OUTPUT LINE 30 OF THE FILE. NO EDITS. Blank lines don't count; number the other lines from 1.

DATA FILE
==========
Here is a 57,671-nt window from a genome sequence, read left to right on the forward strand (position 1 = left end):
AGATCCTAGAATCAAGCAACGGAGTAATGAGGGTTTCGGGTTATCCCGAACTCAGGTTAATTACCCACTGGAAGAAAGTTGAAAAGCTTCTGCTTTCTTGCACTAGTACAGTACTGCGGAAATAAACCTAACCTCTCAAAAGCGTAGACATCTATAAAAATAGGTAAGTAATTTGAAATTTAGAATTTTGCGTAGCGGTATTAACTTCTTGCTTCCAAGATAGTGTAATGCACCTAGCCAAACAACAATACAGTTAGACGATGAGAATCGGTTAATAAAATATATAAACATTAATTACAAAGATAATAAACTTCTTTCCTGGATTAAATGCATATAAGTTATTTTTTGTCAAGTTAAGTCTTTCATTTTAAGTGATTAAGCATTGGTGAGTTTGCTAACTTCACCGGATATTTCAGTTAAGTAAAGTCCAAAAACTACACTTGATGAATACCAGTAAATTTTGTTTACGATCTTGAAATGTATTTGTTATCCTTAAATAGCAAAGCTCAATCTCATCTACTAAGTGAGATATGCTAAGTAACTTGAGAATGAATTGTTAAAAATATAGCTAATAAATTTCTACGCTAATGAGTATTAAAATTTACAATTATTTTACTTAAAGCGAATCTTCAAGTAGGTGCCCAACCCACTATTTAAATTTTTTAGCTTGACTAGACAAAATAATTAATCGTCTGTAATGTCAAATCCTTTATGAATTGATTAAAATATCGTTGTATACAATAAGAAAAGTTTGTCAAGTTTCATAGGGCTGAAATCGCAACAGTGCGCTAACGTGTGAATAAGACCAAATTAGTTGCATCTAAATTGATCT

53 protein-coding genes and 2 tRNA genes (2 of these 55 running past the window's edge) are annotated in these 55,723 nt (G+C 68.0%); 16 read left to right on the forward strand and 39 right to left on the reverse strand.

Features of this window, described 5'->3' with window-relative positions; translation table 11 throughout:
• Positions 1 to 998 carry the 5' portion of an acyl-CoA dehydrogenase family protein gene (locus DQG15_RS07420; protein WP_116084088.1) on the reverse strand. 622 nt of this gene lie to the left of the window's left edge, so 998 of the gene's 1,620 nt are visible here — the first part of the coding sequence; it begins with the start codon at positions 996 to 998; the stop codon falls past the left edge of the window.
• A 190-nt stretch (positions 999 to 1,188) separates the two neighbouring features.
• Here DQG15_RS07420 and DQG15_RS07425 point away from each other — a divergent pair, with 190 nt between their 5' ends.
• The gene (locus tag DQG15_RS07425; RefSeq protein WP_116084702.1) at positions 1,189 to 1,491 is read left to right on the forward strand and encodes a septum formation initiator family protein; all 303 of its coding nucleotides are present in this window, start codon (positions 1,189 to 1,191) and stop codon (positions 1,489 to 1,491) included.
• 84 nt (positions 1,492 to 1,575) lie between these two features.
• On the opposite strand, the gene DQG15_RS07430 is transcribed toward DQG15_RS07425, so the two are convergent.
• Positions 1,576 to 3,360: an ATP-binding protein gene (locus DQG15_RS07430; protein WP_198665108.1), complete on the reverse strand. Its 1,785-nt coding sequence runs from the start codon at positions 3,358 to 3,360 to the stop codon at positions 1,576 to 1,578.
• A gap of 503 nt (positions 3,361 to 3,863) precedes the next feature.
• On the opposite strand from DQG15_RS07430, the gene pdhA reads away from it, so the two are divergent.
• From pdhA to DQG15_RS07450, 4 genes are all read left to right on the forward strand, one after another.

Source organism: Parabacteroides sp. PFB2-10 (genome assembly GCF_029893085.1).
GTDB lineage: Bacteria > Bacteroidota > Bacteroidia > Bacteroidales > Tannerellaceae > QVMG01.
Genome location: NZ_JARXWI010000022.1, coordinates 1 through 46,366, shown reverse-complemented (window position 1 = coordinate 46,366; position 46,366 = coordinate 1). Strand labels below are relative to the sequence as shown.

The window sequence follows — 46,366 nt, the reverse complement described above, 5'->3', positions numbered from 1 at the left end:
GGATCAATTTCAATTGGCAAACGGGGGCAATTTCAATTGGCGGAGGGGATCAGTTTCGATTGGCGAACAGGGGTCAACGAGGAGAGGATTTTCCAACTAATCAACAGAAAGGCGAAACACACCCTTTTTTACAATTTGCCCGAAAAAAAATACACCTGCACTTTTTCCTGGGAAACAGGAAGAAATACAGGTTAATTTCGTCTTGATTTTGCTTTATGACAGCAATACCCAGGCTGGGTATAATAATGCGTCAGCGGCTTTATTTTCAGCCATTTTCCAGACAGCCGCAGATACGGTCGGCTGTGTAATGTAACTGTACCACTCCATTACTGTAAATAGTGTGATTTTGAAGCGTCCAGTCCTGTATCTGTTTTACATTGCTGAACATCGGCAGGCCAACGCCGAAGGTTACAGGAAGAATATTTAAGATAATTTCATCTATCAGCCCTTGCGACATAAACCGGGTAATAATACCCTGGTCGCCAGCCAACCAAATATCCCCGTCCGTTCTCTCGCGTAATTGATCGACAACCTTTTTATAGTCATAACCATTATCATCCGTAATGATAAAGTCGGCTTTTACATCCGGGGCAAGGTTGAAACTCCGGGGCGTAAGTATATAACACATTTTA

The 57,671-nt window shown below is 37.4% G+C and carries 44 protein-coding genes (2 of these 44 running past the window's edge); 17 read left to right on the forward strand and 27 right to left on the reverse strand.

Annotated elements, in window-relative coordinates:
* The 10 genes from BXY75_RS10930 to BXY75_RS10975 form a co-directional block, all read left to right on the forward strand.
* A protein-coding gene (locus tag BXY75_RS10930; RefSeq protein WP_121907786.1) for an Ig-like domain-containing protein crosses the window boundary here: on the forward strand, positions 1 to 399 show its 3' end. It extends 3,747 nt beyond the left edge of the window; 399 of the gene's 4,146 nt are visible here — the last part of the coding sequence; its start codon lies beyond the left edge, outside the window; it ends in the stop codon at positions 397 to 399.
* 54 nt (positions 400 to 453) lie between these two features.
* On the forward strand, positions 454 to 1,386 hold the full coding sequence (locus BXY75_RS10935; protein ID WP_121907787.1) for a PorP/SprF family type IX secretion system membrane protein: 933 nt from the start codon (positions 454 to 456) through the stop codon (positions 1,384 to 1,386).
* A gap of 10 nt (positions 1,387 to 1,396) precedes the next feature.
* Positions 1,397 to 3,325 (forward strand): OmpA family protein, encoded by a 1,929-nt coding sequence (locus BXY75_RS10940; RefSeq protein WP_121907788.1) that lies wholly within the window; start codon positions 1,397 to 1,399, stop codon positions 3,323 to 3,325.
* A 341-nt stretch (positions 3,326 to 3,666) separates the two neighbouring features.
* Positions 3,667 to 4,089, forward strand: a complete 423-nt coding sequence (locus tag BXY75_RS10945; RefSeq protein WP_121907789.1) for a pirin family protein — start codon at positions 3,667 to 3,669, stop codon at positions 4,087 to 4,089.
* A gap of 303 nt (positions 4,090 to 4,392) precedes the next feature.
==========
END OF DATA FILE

* A gap of 303 nt (positions 4,090 to 4,392) precedes the next feature.